I’m sure that your English is fluent enough for you to study in the UK (if you aren’t confident, take a look at my post about studying in English). I’m also sure that you’re able to communicate with international students withouth any problems. But do you understand what locals, i.e. English people really mean? It took me a while (and a few awkward situations), so here are a few surprising things Brits say.
- How are you? You’ll hear this question dozens of times every day. In the beginning I thought: “wow, these Brits are so nice, they really care about me”.
It’s not a secret that grad school might be dangerous for mental health. In recent years people started to talk about it openly, numerous studies on this topic have been done (eg. on suicides or depression). The awareness of mental health is rising, which definitely makes it easier to get help when needed. However, this isn’t the full story.
A few years ago I started to consider a possiblity of pursuing a PhD. So I googled around – big mistake. Phrases such as “grad school mental health” returned thousands of websites suggesting that the coming years will be filled with pain and tears.
While for undergrads university means plenty of tests and homework, PhD students spend long hours marking their work. If you’re the one submitting solutions, these are ten ways to annoy the marker.
- Write your solutions in random places of the page. Don’t waste any space – make sure that this little gap in the middle of question 1 is filled with your answer to question 3.
- Use a pencil or, even better, a red pen. Don’t forget about correction fluid! Surely the instructions to write only in black or blue were just a joke.
- Provide a few answers to the same question, with a comment: “Choose the correct one”.
A PhD is hard. Plenty of people have blogged about mental health problems while doing a PhD e.g.
In some ways I have an advantage as in addition to my Asperger Syndrome diagnosis I have a long history of anxiety and depression going right back to my early teens so am already equipped for dealing with mental health difficulties. Here is what I have found:
You have your undergraduate degree, you’re about to finish your masters and you aren’t sure what to do next. Get a proper job or maybe become an eternal student and apply for a PhD? I opted for the latter and so far I don’t regret (ok, I do regret sometimes, but more about it later).
Doing a PhD is something between studying and working, which surprised me. I expected a similar experience to my previous degrees. I thought I would still study, just the subjects might get harder and more detailed. I was so wrong!
If you want to pursue a PhD in order to explore your area, then I’d discourage you from this decision.
Soon you’ll be studying in the UK, but English isn’t your native language. If it’s something you’re worried about, this article is for you.
First of all, if you’re able to read this text without major problems (and dictionaries), you should be fine. To study maths or engineering you don’t need tricky sentence constructions or sophisticated vocabulary. Communication is the key! As long as you can read a textbook and take notes during your lecture (not necessarily understand it, because the content might be the obstacle, not the language itself!), you shouldn’t struggle too much. It doesn’t mean you’re not encouraged to improve your language skills!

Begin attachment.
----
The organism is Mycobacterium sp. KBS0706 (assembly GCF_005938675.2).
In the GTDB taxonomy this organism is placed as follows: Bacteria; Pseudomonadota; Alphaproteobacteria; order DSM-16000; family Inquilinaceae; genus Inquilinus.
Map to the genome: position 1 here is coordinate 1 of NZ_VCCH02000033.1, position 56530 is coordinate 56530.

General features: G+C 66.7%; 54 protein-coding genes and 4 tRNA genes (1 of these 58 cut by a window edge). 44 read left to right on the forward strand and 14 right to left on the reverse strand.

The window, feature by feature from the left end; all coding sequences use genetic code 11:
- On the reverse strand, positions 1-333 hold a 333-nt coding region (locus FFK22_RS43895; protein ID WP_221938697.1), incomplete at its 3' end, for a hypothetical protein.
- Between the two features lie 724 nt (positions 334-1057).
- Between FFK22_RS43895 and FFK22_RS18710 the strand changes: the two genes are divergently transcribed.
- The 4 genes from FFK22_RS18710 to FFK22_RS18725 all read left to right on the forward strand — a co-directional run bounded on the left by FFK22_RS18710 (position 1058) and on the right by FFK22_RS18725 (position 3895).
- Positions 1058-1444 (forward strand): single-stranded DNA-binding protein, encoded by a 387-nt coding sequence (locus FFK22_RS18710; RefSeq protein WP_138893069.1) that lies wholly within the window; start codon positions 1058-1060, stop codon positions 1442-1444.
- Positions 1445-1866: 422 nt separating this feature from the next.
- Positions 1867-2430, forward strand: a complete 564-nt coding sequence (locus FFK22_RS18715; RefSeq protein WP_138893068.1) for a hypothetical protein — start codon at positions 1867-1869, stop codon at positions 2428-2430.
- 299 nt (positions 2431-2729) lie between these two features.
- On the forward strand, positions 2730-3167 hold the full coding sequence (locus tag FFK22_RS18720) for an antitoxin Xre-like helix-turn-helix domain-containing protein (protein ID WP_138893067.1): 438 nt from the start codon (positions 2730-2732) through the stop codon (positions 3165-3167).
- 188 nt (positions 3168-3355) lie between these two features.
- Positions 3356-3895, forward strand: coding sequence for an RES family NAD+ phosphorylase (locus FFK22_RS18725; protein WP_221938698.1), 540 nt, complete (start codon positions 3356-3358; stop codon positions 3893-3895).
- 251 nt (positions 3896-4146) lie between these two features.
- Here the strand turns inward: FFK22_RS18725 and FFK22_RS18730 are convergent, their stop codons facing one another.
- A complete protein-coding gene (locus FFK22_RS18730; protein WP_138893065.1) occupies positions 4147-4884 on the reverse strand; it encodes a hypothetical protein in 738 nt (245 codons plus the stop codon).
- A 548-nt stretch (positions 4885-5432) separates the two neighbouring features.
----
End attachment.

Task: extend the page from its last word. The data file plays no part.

Firstly, a disclaimer. I am in no way trying to slander Imperial College London and the Physics department. They are being very supportive and understanding of my newly developed situation. This is more of a personal account of what’s been happening in life, because answering the question ‘Hey, you’ve not been around…what’s going on?’ gets tedious a hundred iterations in.
Around June, I had my last two exams of first year postponed to the September re-take period. I spent a healthy chunk of the summer revising and felt on track to do just well enough to be ready for second year.
You can find the official stuff on horizons here, but I’ll try to give an idea of the experience behind it. Either way, I’d recommend the course, as it’s a nice non-course-related thing to do with your life.
Background: as part of the Year in Europe part of my degree, I have to study the appropriate level of the appropriate language (as well as a special language course which I’ve mentioned elsewhere). For me, this was level 4 German, since I had studied it up to A-level. The course outline, assessment details and learning objectives for this particular course: bam.
Everyone has questions about accommodation, so here’s another cheesy helpful extract answering questions you may or may not care about the answers to. For background: I currently live in Beit hall, in a single without en suite. I pay £192 a week, £2 of which are for hall activities, like karaoke, Netflix & chill nights and Beitan’s got talent.
IF YOU DON’T KNOW WHERE THAT IS, MAP WILL BE YOUR GUIDE
So here are questions stolen from places, provided by the union and invented by my brain.
Every hall has a different atmosphere; how would you describe the atmosphere in your hall?
Before my interview, I called anyone I knew who had anything to do with Imperial and read every student blog that even mentioned the word. If that’s why you’re here, hey. Hopefully an extra insight will prove useful.
Outline of the day
This can obviously change between subjects and years, but the general outline is likely to stay the same.
The general idea is that you get a tour of the university from a student, along with a lunch, before meeting the human that decides your fate interviewer. This is the opportunity to ask questions about student life, stresses, work load and living in London, which may be more helpful answered by someone freshly going though it all.